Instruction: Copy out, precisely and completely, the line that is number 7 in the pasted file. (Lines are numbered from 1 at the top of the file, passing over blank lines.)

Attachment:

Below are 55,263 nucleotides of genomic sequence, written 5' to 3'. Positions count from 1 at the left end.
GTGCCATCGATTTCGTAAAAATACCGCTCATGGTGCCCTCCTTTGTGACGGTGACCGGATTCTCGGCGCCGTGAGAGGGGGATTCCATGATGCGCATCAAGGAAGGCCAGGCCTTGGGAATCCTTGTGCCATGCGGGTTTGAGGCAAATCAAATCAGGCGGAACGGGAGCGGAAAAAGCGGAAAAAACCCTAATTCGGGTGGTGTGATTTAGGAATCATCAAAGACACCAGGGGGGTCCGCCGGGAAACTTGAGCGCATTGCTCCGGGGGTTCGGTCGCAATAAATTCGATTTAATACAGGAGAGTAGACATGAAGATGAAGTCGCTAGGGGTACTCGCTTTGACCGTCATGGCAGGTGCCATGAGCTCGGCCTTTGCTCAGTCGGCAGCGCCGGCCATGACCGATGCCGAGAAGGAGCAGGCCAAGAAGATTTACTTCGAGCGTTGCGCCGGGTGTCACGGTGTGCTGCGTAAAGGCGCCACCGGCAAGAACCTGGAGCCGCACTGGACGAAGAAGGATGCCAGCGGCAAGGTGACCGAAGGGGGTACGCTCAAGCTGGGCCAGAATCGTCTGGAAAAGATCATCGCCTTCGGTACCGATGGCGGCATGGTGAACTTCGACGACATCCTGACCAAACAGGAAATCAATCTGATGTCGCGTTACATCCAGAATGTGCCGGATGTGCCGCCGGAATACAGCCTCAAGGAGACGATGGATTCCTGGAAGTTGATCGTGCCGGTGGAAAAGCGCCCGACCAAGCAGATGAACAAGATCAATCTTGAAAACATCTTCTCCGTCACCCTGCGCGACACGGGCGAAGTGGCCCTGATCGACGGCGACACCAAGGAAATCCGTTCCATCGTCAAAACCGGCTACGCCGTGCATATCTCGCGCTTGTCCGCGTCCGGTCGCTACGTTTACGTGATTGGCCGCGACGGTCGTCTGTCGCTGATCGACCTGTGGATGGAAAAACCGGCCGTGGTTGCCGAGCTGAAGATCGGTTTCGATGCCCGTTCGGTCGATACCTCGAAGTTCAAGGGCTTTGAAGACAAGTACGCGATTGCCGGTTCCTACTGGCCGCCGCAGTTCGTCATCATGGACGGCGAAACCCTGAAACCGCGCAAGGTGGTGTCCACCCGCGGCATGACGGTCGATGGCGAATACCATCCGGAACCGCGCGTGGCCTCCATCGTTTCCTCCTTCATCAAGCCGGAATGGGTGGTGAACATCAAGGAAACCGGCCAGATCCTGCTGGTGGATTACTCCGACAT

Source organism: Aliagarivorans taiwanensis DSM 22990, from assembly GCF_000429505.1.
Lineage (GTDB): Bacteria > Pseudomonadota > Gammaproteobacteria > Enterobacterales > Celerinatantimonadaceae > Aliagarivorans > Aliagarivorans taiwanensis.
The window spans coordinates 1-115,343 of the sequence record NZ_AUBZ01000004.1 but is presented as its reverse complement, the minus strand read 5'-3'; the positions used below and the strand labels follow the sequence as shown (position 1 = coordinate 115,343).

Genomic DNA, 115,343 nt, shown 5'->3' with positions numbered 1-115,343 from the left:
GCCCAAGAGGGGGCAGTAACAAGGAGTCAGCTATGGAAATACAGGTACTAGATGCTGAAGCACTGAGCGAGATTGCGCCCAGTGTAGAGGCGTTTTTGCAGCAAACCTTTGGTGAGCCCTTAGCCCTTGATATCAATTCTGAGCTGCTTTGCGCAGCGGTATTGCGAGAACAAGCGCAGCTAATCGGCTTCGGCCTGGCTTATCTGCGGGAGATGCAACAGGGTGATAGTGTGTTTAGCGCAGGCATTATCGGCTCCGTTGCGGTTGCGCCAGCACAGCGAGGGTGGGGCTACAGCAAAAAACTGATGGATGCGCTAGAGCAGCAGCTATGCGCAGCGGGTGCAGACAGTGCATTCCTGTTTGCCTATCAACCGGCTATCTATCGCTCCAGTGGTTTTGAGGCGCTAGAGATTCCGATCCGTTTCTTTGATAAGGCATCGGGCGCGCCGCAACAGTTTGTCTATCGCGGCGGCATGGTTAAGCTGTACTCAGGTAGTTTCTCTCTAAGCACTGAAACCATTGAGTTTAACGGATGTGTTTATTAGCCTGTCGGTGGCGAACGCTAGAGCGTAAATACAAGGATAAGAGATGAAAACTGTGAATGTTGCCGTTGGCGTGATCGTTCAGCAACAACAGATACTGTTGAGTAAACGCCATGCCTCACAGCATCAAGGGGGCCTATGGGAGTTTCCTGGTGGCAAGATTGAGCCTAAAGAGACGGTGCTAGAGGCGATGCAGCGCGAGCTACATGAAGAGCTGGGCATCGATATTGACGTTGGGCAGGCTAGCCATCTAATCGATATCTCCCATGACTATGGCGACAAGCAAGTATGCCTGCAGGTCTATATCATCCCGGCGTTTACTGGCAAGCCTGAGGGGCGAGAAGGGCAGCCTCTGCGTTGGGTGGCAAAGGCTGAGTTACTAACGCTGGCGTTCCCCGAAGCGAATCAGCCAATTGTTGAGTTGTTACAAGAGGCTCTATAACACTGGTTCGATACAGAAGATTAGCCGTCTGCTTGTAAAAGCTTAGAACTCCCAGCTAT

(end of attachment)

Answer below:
GCCCAAGAGGGGGCAGTAACAAGGAGTCAGCTATGGAAATACAGGTACTAGATGCTGAAGCACTGAGCGAGATTGCGCCCAGTGTAGAGGCGTTTTTGCAGCAAACCTTTGGTGAGCCCTTAGCCCTTGATATCAATTCTGAGCTGCTTTGCGCAGCGGTATTGCGAGAACAAGCGCAGCTAATCGGCTTCGGCCTGGCTTATCTGCGGGAGATGCAACAGGGTGATAGTGTGTTTAGCGCAGGCATTATCGGCTCCGTTGCGGTTGCGCCAGCACAGCGAGGGTGGGGCTACAGCAAAAAACTGATGGATGCGCTAGAGCAGCAGCTATGCGCAGCGGGTGCAGACAGTGCATTCCTGTTTGCCTATCAACCGGCTATCTATCGCTCCAGTGGTTTTGAGGCGCTAGAGATTCCGATCCGTTTCTTTGATAAGGCATCGGGCGCGCCGCAACAGTTTGTCTATCGCGGCGGCATGGTTAAGCTGTACTCAGGTAGTTTCTCTCTAAGCACTGAAACCATTGAGTTTAACGGATGTGTTTATTAGCCTGTCGGTGGCGAACGCTAGAGCGTAAATACAAGGATAAGAGATGAAAACTGTGAATGTTGCCGTTGGCGTGATCGTTCAGCAACAACAGATACTGTTGAGTAAACGCCATGCCTCACAGCATCAAGGGGGCCTATGGGAGTTTCCTGGTGGCAAGATTGAGCCTAAAGAGACGGTGCTAGAGGCGATGCAGCGCGAGCTACATGAAGAGCTGGGCATCGATATTGACGTTGGGCAGGCTAGCCATCTAATCGATATCTCCCATGACTATGGCGACAAGCAAGTATGCCTGCAGGTCTATATCATCCCGGCGTTTACTGGCAAGCCTGAGGGGCGAGAAGGGCAGCCTCTGCGTTGGGTGGCAAAGGCTGAGTTACTAACGCTGGCGTTCCCCGAAGCGAATCAGCCAATTGTTGAGTTGTTACAAGAGGCTCTATAACACTGGTTCGATACAGAAGATTAGCCGTCTGCTTGTAAAAGCTTAGAACTCCCAGCTAT